When proteins are digested they are broken down into amino acids. Amino acids need to be eaten in large amounts for optimal health benefits. Some amino acids are essential which means that we need to get them from our diet, and others are non-essential which means that our body can make them.

After exercise eating protein will ensure that our muscles arerepaired effectively. Combining proteins with the right training will increase your lean muscle tissue mass and speed up your metabolism.
various protein sources
Carbohydrates

Carbohydrate is needed because it is the body’s main source of fuel. It is easily used by the body for energy and is needed for the central nervous system, the kidneys, the brain, the muscles (including the heart) to function properly.  It can be stored in the muscles and liver and later used for energy.

Eating more than your body needs causes you to store fat. However, carbohydrates are great for fuelling and recovering from workouts. Consume less carbs on rest days where you don’t need the extra fuel.
carbs
Exercise and Macronutrients

Your diet should vary between training and non-training days.  On training day the diet should be rich in carbohydrates and proteins and on non-training days it should be rich in healthy fats, reduced carbonhydrates and proteins.  This will ensure that you are consuming the correct type and amount of energy source to match the energy demands being put on the body.
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Solo Hill Walking – Why I choose to walk alone

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This image pretty well sums up why a lot of people choose to walk alone in the hills and mountains.  If, like me, you have a fairly head-on job , it is great to have that moment of isolationism where there are no distractions to break the solitude.

But solitude is not the only reason that I walk alone.  Everyone will have their own reasons to walk alone as on the whole it is a very personal thing.  But hopefully, if by reading this you think that you could benefit from solo walking then please – just give it ago.

Whilst, in the main, these are not in any particular order, there is one that is top of the list:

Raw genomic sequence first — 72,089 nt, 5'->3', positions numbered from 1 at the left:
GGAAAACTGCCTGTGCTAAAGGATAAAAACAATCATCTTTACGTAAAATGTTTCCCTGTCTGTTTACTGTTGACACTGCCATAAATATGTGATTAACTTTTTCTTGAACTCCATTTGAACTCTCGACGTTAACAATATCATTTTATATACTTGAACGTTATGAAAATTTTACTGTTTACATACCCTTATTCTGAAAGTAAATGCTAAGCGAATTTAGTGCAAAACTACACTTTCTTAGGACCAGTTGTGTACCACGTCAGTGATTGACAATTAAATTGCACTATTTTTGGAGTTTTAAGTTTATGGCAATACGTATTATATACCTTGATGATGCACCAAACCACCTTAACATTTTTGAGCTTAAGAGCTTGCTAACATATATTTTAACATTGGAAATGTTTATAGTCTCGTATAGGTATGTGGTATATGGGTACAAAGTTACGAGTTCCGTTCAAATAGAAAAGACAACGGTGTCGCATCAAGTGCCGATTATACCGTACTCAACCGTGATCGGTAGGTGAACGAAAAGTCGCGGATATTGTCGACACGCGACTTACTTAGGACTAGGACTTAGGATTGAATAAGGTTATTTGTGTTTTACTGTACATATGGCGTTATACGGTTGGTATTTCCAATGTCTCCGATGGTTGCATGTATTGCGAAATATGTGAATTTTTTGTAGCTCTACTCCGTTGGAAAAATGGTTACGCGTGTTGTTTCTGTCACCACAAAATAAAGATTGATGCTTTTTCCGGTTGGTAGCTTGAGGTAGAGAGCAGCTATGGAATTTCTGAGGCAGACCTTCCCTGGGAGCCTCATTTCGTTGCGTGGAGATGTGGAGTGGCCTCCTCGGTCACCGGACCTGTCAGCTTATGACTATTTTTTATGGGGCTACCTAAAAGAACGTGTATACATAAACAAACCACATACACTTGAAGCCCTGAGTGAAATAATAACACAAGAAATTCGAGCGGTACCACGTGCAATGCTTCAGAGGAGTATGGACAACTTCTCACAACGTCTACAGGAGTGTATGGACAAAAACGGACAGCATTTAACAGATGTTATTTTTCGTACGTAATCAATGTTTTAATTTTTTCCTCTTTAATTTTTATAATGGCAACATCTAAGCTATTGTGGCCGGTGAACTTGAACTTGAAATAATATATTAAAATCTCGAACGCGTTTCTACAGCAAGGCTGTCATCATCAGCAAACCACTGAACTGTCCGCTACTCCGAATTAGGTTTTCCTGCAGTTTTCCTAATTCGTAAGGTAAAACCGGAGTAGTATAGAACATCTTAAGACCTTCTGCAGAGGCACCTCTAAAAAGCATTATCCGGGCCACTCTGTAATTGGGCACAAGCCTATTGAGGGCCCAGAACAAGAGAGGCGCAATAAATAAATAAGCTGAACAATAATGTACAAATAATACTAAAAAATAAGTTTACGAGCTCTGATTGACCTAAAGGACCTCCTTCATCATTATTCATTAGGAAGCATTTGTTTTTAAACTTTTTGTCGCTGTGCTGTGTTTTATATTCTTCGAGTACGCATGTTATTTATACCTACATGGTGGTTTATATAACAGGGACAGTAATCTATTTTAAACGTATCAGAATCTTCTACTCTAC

YOU decide what YOU want to DO – there is no one telling you what route to do, when you should stop for a break, why you can’t change your mind and go on a slight detour (because it takes your fancy).  You are left to make all the decisions yourself.  Now hopefully you are not indecisive!  but even if you are turn it to your advantage and flick a coin to make a decision.  What I am getting at is no one can or will dictate your course of action.

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Coupled with the last reason is – you can go at your own pace.  Have you ever been on one of those organised walks where a couple of people just stroll along at their own pace chatting and generally ignoring the rest of the group.  Are you frustrated with having to stop every 15 minutes to let the rest of the group catch up.  Or conversely – been that one holding the rest of the group up because you chose to walk with a group of racing wippets!  Fear not – if you walk alone you walk at your pace, whether that be fast or slow.

I know that many walkers enjoy supplementing their walk with other activities such as bird watching, geo-caching or photography.  In my case I an a radio amateur and enjoy operating my portable radio equipment from the summits.  This can be very frustrating to fellow walkers who don’t share your other interests.  Walking alone allows you to spend as much time as you wish indulging in whatever takes your fancy!

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We all live fairly hectic lives which are constantly creating more problems than we care for.  I personally find that walking alone allows me to mull things over without distraction and maybe even resolve some of my personal issues.  After a couple of hours in the hills all the worries of the world lift and I feel refreshed and ready to take on life again.